The American Journal of Public Health suggest that “risky behavior such as, tobacco use, alcohol and drug abuse, unsafe driving practices, violent behavior, including attempting suicide, unprotected sex, poor nutrition, and lack of exercise, threaten the healthy development of youth into productive adults” (AJPH, 2001 p. 508).
Social Psychology examines the psychology concerned with the way an individual’s thoughts, feelings and behavior are influenced by others (Weiten, 2010). Adolescents today are faced with many challenges. From a social psychology standpoint there are many factors that contribute to the development to risky behavior in adolescents.
Some factors include, but are not limited to, lack of parental involvement or caring adult, poor academic achievement and easy access to illegal possessions such as drugs, guns or alcohol (AJPH, 2001).
Based on this information it is easy to recognize that the key factor for risky adolescent behavior starts in the home. Adolescents model what they see and are left to steer themselves when they have no guidance. With teens left to their own devices, it is easy to see why they are desperate for attention and are craving to feel a sense of belonging or a sense of escape.
Without support of caring adults at home, it is more important than ever, that programs are created to target our at risk youth. It is also important to point out that risky behavior is affected by core social institutions such as education, administration of justice, and economic opportunities (AJPH, 2001).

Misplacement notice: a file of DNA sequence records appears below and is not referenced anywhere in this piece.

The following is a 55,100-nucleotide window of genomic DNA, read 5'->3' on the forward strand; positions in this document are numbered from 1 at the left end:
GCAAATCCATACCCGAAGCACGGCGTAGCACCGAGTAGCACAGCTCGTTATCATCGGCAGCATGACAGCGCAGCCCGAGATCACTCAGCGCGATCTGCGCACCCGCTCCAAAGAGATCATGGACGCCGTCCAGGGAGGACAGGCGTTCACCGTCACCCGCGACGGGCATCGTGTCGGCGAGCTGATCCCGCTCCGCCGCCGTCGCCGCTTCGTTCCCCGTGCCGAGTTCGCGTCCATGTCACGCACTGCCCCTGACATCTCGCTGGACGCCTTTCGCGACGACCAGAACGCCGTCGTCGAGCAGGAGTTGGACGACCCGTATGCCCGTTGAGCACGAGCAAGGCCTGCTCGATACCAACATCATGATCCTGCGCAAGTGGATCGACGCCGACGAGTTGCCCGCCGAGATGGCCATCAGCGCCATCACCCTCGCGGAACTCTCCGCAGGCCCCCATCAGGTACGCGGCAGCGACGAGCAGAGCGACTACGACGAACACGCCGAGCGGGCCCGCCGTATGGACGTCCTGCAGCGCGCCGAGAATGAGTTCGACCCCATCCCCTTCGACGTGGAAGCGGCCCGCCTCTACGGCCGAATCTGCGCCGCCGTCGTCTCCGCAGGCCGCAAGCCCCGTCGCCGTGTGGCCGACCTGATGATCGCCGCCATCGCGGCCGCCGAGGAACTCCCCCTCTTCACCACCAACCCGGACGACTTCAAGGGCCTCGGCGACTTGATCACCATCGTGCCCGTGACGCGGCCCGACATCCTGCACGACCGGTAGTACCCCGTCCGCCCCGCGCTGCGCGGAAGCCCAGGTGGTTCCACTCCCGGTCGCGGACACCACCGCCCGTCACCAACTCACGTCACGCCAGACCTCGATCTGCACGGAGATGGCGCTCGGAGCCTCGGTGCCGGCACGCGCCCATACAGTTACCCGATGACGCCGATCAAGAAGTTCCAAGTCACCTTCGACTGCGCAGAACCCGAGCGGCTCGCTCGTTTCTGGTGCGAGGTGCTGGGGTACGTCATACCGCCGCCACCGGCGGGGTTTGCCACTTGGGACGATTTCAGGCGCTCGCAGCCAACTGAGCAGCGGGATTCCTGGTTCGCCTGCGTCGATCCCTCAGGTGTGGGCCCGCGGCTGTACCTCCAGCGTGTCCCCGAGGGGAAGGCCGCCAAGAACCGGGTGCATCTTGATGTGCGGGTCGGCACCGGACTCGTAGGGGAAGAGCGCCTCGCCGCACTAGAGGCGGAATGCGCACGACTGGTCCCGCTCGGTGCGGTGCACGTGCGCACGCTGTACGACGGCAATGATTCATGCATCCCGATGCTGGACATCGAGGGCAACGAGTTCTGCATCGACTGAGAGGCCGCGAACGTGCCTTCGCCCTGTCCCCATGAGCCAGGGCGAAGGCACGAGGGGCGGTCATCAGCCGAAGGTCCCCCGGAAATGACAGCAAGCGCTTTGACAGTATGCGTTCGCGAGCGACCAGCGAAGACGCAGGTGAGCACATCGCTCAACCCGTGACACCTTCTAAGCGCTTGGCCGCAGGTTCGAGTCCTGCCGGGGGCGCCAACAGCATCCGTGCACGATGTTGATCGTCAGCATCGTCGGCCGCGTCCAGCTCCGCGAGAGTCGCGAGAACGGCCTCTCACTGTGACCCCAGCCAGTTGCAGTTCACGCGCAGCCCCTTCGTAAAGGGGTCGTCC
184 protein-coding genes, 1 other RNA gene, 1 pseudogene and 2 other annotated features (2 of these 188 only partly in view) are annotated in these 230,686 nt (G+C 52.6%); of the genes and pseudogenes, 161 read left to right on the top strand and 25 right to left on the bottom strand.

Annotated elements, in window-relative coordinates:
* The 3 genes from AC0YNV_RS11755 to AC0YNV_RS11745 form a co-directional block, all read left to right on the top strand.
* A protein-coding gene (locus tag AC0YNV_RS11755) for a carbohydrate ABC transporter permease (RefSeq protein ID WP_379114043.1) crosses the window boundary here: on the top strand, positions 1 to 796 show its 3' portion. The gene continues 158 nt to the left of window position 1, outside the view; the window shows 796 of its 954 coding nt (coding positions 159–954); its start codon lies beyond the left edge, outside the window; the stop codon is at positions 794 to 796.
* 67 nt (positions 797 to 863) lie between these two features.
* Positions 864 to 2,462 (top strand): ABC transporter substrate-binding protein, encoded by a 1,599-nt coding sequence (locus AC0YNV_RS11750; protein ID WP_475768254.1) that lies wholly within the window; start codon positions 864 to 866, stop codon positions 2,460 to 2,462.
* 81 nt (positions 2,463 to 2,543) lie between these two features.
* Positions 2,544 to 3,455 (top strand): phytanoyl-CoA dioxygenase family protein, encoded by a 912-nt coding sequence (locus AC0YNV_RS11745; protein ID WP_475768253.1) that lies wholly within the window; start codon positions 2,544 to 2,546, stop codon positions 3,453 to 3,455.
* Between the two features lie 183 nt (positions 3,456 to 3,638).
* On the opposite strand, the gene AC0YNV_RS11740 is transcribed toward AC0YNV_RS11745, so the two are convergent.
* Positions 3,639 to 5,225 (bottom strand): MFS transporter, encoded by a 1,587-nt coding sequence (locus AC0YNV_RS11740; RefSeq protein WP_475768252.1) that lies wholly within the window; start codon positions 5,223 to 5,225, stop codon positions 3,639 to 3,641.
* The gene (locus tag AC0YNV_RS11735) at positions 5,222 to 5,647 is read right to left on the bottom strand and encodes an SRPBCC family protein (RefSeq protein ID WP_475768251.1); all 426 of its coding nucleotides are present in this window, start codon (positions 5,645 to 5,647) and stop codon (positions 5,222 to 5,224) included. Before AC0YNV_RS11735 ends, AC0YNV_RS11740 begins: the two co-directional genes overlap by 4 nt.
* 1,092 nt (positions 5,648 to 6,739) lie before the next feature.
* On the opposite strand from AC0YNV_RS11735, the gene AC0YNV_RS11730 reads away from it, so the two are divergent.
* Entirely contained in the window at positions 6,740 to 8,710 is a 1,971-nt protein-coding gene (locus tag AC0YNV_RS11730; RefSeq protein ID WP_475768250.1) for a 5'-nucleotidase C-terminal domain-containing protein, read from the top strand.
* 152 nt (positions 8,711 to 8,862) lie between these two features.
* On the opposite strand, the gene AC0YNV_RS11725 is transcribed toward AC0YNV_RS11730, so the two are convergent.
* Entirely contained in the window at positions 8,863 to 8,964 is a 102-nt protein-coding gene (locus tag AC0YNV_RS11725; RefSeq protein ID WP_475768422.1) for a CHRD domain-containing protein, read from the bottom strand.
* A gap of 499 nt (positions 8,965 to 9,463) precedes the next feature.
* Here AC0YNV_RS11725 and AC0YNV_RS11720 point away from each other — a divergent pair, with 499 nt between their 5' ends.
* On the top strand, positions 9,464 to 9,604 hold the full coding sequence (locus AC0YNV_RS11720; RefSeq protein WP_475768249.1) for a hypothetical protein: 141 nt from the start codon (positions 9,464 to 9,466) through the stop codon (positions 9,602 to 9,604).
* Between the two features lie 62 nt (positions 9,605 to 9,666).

The Universities of Minnesota and North Carolina recently did a study on protective characteristics associated with family, school, and individual factors and how it affected adolescents risky behavior. The study found that adolescence who felt a strong sense of closeness to their parents and to their school; adolescence who expressed that religion and prayer were important to them; and adolescence whose parents who put high expectations on them for academic success had a lesser chance of becoming involved in risky behavior (Brown, 1998).
From a social psychological perspective we can see that adolescent’s risky behavior can be caused by a variety of factors and influences in their lives. It is our job as a society to come up with solutions that will decrease the probability of risky adolescent behavior.
Promoting programs that focus on academic success or teaching adolescents the importance of developing positive relationships with not only peers, but adults is a step in the right direction towards prevention. Intervention is also a key aspect in developing healthy behavior in adolescents. It is important to encourage family involvement in the community and provide the resources necessary to help them attain the service that they need (AJPH, 2001).
There is much truth in the old cliche’ ” it takes a village to raise a child”. Although in a perfect world it would be ideal for the child to gain all the security, sense of belongingness and the motivation for success at home, it is increasingly clear in today’s society that programs are needed in our social institutions to engage the adolescents that are at greatest risk.
(1998). Family, school connectedness influence teen health behaviors. DATA: The Brown University Digest of Addiction Theory & Application, 17(3), 7. Retrieved from Academic Search Complete database.
(2001). 200027: Encourage Healthy Behavior in Adolescents. American Journal of Public Health, 91(3), 508-510. Retrieved May 1, 2010 from Academic Search Complete database.
Weiten, W. (2008). Psychology: Themes and variations, briefer version (7th ed.). Belmont, CA: Thomson Learning, Inc.